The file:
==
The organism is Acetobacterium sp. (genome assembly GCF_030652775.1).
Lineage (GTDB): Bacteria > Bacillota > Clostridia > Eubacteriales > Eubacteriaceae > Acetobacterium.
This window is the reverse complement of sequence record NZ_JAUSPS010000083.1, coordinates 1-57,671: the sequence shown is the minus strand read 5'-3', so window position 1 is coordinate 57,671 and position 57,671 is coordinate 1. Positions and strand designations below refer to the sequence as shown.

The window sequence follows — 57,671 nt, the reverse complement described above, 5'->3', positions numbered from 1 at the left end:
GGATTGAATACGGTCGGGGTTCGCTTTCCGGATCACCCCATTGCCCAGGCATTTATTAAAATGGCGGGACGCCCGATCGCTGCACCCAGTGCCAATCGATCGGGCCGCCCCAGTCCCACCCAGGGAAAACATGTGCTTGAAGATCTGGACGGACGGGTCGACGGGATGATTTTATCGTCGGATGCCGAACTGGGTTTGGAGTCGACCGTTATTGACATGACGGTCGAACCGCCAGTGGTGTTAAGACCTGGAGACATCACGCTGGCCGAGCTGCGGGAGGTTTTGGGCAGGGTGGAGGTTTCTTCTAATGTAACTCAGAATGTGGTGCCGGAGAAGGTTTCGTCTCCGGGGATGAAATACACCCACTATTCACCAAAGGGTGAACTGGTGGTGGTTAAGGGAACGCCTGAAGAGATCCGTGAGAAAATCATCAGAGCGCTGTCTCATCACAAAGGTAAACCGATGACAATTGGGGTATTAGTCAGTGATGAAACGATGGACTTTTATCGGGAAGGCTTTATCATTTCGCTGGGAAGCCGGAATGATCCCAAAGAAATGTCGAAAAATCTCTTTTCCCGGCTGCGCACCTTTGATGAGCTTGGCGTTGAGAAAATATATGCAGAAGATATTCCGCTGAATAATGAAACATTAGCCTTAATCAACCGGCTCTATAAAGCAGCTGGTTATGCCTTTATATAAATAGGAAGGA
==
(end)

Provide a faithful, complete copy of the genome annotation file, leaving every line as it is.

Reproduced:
The organism is Acetobacterium sp. (genome assembly GCF_030652775.1).
Lineage (GTDB): Bacteria > Bacillota > Clostridia > Eubacteriales > Eubacteriaceae > Acetobacterium.
This window is the reverse complement of sequence record NZ_JAUSPS010000083.1, coordinates 1-57,671: the sequence shown is the minus strand read 5'-3', so window position 1 is coordinate 57,671 and position 57,671 is coordinate 1. Positions and strand designations below refer to the sequence as shown.

The window sequence follows — 57,671 nt, the reverse complement described above, 5'->3', positions numbered from 1 at the left end:
GGATTGAATACGGTCGGGGTTCGCTTTCCGGATCACCCCATTGCCCAGGCATTTATTAAAATGGCGGGACGCCCGATCGCTGCACCCAGTGCCAATCGATCGGGCCGCCCCAGTCCCACCCAGGGAAAACATGTGCTTGAAGATCTGGACGGACGGGTCGACGGGATGATTTTATCGTCGGATGCCGAACTGGGTTTGGAGTCGACCGTTATTGACATGACGGTCGAACCGCCAGTGGTGTTAAGACCTGGAGACATCACGCTGGCCGAGCTGCGGGAGGTTTTGGGCAGGGTGGAGGTTTCTTCTAATGTAACTCAGAATGTGGTGCCGGAGAAGGTTTCGTCTCCGGGGATGAAATACACCCACTATTCACCAAAGGGTGAACTGGTGGTGGTTAAGGGAACGCCTGAAGAGATCCGTGAGAAAATCATCAGAGCGCTGTCTCATCACAAAGGTAAACCGATGACAATTGGGGTATTAGTCAGTGATGAAACGATGGACTTTTATCGGGAAGGCTTTATCATTTCGCTGGGAAGCCGGAATGATCCCAAAGAAATGTCGAAAAATCTCTTTTCCCGGCTGCGCACCTTTGATGAGCTTGGCGTTGAGAAAATATATGCAGAAGATATTCCGCTGAATAATGAAACATTAGCCTTAATCAACCGGCTCTATAAAGCAGCTGGTTATGCCTTTATATAAATAGGAAGGA